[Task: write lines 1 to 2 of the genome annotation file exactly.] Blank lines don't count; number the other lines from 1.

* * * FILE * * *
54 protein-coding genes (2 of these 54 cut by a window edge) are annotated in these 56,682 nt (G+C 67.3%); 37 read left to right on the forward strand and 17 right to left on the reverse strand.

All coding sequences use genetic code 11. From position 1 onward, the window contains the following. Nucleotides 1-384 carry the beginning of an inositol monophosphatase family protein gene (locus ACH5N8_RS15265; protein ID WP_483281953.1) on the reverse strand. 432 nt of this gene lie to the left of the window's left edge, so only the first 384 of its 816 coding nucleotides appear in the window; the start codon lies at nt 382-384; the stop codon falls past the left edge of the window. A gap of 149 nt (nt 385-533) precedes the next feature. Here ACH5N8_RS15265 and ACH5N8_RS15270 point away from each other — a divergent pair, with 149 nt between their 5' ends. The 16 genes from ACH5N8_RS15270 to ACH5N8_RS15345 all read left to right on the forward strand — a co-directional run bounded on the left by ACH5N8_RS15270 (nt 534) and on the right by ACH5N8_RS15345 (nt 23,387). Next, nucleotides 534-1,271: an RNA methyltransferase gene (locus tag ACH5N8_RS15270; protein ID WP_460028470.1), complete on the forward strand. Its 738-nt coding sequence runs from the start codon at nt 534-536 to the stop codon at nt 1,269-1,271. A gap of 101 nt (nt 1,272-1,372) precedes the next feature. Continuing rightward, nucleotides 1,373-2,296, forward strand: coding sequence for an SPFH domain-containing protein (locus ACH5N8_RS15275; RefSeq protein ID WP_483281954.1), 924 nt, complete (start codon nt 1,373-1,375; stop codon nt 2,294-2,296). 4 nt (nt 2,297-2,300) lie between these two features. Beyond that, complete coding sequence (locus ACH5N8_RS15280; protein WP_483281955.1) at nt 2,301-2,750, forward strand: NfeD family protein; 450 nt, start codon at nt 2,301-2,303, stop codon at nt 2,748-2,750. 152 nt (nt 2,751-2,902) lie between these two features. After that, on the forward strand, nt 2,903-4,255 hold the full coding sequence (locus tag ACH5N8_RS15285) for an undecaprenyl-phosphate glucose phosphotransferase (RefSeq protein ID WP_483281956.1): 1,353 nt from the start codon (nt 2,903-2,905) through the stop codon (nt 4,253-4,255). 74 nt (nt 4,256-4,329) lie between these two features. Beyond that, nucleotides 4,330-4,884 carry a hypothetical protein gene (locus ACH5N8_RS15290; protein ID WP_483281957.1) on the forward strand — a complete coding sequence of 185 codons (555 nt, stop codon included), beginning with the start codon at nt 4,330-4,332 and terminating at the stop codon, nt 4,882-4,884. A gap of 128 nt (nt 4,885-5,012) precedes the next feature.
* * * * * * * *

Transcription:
54 protein-coding genes (2 of these 54 cut by a window edge) are annotated in these 56,682 nt (G+C 67.3%); 37 read left to right on the forward strand and 17 right to left on the reverse strand.

All coding sequences use genetic code 11. From position 1 onward, the window contains the following. Nucleotides 1-384 carry the beginning of an inositol monophosphatase family protein gene (locus ACH5N8_RS15265; protein ID WP_483281953.1) on the reverse strand. 432 nt of this gene lie to the left of the window's left edge, so only the first 384 of its 816 coding nucleotides appear in the window; the start codon lies at nt 382-384; the stop codon falls past the left edge of the window. A gap of 149 nt (nt 385-533) precedes the next feature. Here ACH5N8_RS15265 and ACH5N8_RS15270 point away from each other — a divergent pair, with 149 nt between their 5' ends. The 16 genes from ACH5N8_RS15270 to ACH5N8_RS15345 all read left to right on the forward strand — a co-directional run bounded on the left by ACH5N8_RS15270 (nt 534) and on the right by ACH5N8_RS15345 (nt 23,387). Next, nucleotides 534-1,271: an RNA methyltransferase gene (locus tag ACH5N8_RS15270; protein ID WP_460028470.1), complete on the forward strand. Its 738-nt coding sequence runs from the start codon at nt 534-536 to the stop codon at nt 1,269-1,271. A gap of 101 nt (nt 1,272-1,372) precedes the next feature. Continuing rightward, nucleotides 1,373-2,296, forward strand: coding sequence for an SPFH domain-containing protein (locus ACH5N8_RS15275; RefSeq protein ID WP_483281954.1), 924 nt, complete (start codon nt 1,373-1,375; stop codon nt 2,294-2,296). 4 nt (nt 2,297-2,300) lie between these two features. Beyond that, complete coding sequence (locus ACH5N8_RS15280; protein WP_483281955.1) at nt 2,301-2,750, forward strand: NfeD family protein; 450 nt, start codon at nt 2,301-2,303, stop codon at nt 2,748-2,750. 152 nt (nt 2,751-2,902) lie between these two features. After that, on the forward strand, nt 2,903-4,255 hold the full coding sequence (locus tag ACH5N8_RS15285) for an undecaprenyl-phosphate glucose phosphotransferase (RefSeq protein ID WP_483281956.1): 1,353 nt from the start codon (nt 2,903-2,905) through the stop codon (nt 4,253-4,255). 74 nt (nt 4,256-4,329) lie between these two features. Beyond that, nucleotides 4,330-4,884 carry a hypothetical protein gene (locus ACH5N8_RS15290; protein ID WP_483281957.1) on the forward strand — a complete coding sequence of 185 codons (555 nt, stop codon included), beginning with the start codon at nt 4,330-4,332 and terminating at the stop codon, nt 4,882-4,884. A gap of 128 nt (nt 4,885-5,012) precedes the next feature.